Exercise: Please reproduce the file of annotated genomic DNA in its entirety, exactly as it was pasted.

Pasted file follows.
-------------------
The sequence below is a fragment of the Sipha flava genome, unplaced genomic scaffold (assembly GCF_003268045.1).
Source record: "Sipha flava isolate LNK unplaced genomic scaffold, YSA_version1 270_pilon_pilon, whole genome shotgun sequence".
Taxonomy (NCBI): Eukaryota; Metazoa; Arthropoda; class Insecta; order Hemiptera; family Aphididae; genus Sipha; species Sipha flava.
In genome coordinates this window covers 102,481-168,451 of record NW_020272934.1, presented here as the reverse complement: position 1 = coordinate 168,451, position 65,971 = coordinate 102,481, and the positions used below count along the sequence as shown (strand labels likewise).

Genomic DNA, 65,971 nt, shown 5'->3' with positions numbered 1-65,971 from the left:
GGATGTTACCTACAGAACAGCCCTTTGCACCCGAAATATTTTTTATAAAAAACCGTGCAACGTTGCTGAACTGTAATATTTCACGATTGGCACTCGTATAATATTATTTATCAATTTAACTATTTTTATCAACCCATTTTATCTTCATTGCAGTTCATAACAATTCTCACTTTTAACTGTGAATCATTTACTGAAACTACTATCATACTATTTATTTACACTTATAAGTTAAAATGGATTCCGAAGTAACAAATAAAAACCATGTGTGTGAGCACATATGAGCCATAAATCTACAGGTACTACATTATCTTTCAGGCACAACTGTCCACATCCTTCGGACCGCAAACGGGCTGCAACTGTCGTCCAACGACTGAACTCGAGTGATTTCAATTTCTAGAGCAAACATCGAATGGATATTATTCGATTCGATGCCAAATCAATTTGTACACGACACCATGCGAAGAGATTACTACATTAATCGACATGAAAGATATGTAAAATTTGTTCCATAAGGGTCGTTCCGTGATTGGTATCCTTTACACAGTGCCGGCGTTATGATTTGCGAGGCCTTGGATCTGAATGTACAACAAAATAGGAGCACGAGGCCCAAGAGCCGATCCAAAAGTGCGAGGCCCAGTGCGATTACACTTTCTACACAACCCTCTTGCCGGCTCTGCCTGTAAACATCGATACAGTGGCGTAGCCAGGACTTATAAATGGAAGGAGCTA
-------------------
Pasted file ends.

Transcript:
The sequence below is a fragment of the Sipha flava genome, unplaced genomic scaffold (assembly GCF_003268045.1).
Source record: "Sipha flava isolate LNK unplaced genomic scaffold, YSA_version1 270_pilon_pilon, whole genome shotgun sequence".
Taxonomy (NCBI): Eukaryota; Metazoa; Arthropoda; class Insecta; order Hemiptera; family Aphididae; genus Sipha; species Sipha flava.
In genome coordinates this window covers 102,481-168,451 of record NW_020272934.1, presented here as the reverse complement: position 1 = coordinate 168,451, position 65,971 = coordinate 102,481, and the positions used below count along the sequence as shown (strand labels likewise).

Genomic DNA, 65,971 nt, shown 5'->3' with positions numbered 1-65,971 from the left:
GGATGTTACCTACAGAACAGCCCTTTGCACCCGAAATATTTTTTATAAAAAACCGTGCAACGTTGCTGAACTGTAATATTTCACGATTGGCACTCGTATAATATTATTTATCAATTTAACTATTTTTATCAACCCATTTTATCTTCATTGCAGTTCATAACAATTCTCACTTTTAACTGTGAATCATTTACTGAAACTACTATCATACTATTTATTTACACTTATAAGTTAAAATGGATTCCGAAGTAACAAATAAAAACCATGTGTGTGAGCACATATGAGCCATAAATCTACAGGTACTACATTATCTTTCAGGCACAACTGTCCACATCCTTCGGACCGCAAACGGGCTGCAACTGTCGTCCAACGACTGAACTCGAGTGATTTCAATTTCTAGAGCAAACATCGAATGGATATTATTCGATTCGATGCCAAATCAATTTGTACACGACACCATGCGAAGAGATTACTACATTAATCGACATGAAAGATATGTAAAATTTGTTCCATAAGGGTCGTTCCGTGATTGGTATCCTTTACACAGTGCCGGCGTTATGATTTGCGAGGCCTTGGATCTGAATGTACAACAAAATAGGAGCACGAGGCCCAAGAGCCGATCCAAAAGTGCGAGGCCCAGTGCGATTACACTTTCTACACAACCCTCTTGCCGGCTCTGCCTGTAAACATCGATACAGTGGCGTAGCCAGGACTTATAAATGGAAGGAGCTA